“If any of you have traveled in Florida, or maybe some of you have even burned in Florida, you’re often right near homes, you’re seeing smoke right behind the grocery store, in the back 40 on private property,” Quinn-Davidson said. “Prescribed fire is part of the culture there, and it’s really integrated in and amongst human habitation, so it’s a great example and somewhere we should really be looking to understand the role of prescribed fire.”

There are some roadblocks, however, and fuel reduction isn’t the only solution to fire management, she said. The first steps involve getting more community members trained, strategic projects planned out and adequate equipment supplies, along with greater relief funds and liability protections.

“If we invest in people and build capacity, the acres will follow,” she said.

Community hardening

Creating “defensible spaces” and “hardening homes” are two buzzword tactics that circled Wednesday’s discussion, and with good reason: a recent Cal Fire damage inspection revealed that 93 percent of all structures that catch fire will be completely destroyed, and 70 percent of those structures are homes.

“It goes without saying, and we already knew this, that we want to prevent structures from igniting in the first place. That’s the goal, because once they ignite, the chances of limiting the damage become very minimal,” said Steve Hawks, staff chief of the Wildfire Planning & Engineering Division for Cal Fire.

Cutting back vegetation and burnable fuels on private property is one way to make a defensible space, along with a few home adjustments like adding weather stripping around the garage door or covering attic vents with fire-resistant mesh panels.

Materials used to build a structure also makes a difference. Structures built after the 2008 California Building Code Chapter 7A, designed for standards for buildings in high-risk fire areas, are less likely to be destroyed, Hawks said.

One of the greatest challenges in hardening communities is retrofitting the older structures that aren’t meeting these standards, which might require expensive renovations like roof or window replacements. The state currently plans to allocate funds for homeowners in WUI areas effective January 2022 in its Home Hardening Program.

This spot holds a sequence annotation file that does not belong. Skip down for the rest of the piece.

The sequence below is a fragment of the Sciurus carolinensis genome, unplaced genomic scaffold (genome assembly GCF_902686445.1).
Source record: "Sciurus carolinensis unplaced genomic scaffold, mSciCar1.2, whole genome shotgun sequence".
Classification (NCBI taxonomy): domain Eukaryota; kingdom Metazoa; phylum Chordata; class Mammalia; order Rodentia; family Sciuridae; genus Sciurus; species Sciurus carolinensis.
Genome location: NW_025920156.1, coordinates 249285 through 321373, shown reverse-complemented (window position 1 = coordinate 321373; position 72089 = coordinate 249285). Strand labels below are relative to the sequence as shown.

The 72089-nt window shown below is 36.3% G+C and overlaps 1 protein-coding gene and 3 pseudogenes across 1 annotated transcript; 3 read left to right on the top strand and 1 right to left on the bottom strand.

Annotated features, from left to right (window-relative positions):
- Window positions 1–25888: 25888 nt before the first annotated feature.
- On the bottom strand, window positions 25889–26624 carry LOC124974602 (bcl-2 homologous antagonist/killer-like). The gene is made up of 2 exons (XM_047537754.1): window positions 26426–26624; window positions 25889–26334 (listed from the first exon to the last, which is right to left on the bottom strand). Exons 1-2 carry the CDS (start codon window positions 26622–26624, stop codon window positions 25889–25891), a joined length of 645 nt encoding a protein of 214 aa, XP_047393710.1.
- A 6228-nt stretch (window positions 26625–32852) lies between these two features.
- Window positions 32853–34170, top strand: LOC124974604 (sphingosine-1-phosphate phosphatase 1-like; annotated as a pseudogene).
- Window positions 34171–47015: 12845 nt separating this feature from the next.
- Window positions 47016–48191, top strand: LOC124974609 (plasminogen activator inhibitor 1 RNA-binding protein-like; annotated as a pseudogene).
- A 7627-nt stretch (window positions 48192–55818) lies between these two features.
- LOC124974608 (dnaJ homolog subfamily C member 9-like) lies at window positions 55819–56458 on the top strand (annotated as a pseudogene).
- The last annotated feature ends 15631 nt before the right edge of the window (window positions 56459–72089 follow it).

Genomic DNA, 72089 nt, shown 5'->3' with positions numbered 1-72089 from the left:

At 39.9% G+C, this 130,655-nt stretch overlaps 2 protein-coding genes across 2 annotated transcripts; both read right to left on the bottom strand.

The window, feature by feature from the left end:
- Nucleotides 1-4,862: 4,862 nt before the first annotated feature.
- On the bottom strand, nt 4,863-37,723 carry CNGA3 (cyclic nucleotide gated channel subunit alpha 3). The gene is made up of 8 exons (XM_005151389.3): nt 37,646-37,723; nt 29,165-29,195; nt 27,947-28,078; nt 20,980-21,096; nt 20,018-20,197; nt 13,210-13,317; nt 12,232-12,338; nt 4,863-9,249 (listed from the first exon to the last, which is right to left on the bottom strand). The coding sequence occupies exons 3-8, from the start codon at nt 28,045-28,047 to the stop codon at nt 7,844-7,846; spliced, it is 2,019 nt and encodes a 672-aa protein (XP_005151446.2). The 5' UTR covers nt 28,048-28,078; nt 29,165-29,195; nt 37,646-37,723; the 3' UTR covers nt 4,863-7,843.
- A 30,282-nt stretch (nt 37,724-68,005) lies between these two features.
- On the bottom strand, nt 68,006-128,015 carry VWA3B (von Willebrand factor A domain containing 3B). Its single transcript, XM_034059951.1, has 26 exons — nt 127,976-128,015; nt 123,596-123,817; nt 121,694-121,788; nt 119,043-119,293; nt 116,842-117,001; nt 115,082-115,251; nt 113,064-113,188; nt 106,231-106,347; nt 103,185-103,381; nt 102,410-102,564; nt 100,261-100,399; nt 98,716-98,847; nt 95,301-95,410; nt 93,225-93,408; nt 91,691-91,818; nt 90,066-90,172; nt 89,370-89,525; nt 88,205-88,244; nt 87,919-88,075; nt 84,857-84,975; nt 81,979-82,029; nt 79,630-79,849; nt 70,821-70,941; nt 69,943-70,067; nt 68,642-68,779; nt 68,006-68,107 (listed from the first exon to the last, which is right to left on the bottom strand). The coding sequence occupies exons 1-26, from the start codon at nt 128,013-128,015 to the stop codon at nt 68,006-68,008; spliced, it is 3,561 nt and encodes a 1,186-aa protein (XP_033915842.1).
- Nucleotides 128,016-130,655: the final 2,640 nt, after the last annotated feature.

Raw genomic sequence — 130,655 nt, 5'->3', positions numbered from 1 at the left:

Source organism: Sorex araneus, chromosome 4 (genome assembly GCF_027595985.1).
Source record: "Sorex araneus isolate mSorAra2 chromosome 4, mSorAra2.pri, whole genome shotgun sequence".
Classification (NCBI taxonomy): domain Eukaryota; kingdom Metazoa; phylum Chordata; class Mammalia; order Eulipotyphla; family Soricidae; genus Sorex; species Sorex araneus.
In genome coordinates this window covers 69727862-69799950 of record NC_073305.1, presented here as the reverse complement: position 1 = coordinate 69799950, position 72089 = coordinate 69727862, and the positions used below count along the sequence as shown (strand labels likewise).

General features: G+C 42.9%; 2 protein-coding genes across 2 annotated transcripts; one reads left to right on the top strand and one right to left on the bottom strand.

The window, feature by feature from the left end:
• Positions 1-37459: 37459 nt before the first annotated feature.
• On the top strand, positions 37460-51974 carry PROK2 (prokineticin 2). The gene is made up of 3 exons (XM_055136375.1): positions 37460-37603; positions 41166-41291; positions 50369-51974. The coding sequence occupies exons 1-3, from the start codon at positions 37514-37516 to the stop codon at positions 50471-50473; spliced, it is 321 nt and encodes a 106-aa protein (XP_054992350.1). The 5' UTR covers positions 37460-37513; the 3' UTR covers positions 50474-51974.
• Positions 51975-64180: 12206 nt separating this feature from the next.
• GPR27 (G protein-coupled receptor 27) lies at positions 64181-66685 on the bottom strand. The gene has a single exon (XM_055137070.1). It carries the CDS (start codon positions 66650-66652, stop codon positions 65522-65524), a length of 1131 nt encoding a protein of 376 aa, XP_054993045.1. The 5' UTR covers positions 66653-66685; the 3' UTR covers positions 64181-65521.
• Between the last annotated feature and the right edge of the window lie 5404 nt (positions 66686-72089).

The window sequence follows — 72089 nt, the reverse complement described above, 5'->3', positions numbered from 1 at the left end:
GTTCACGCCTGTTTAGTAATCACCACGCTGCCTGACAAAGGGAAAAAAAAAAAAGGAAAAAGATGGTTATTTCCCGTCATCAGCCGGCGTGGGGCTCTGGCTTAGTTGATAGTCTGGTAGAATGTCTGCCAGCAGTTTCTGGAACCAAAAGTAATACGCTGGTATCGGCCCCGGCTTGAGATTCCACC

Researchers admit that the full extent of structure-to-structure fire spread in WUI areas and standard test methods based on realistic exposure are still unknown.

“We know that home hardening actions work, but we need to the science to help us determine additional home hardening actions, because home hardening can be very costly,” Hawks said. “Wherever we can determine good mitigation strategies that lower the cost of implementation will help us out with the hundreds of thousands of structures that are out there that need retrofitting.”

Landscape scale strategies

Broad data patterns on climate change, frequency of fires or dry vegetation do not tell the whole story on California’s wildfire problems, according to Max Moritz, statewide wildfire specialist at the UC Cooperative Extension. People and the changes they’ve made to the landscape matter, too.

“That’s because we have done a lot of things to our landscape at finer scales,” Moritz said. “Look at the power line infrastructure. We’ve got road networks, we’ve got housing developments at different densities across the landscape.”

Moritz, with the help of other researchers and Cal Fire, created a map that shows which areas need fuel treatments and other preparations the most.

Probability patterns have the potential to act as guidance in future housing developments to limit growth in WUI areas. Traditionally, development begins in urbanized areas until it eventually sprawls out into less dense parts of the landscapes, and this increases fire probabilities, Moritz said.

“Our development drives our exposure and the hazard,” Moritz said.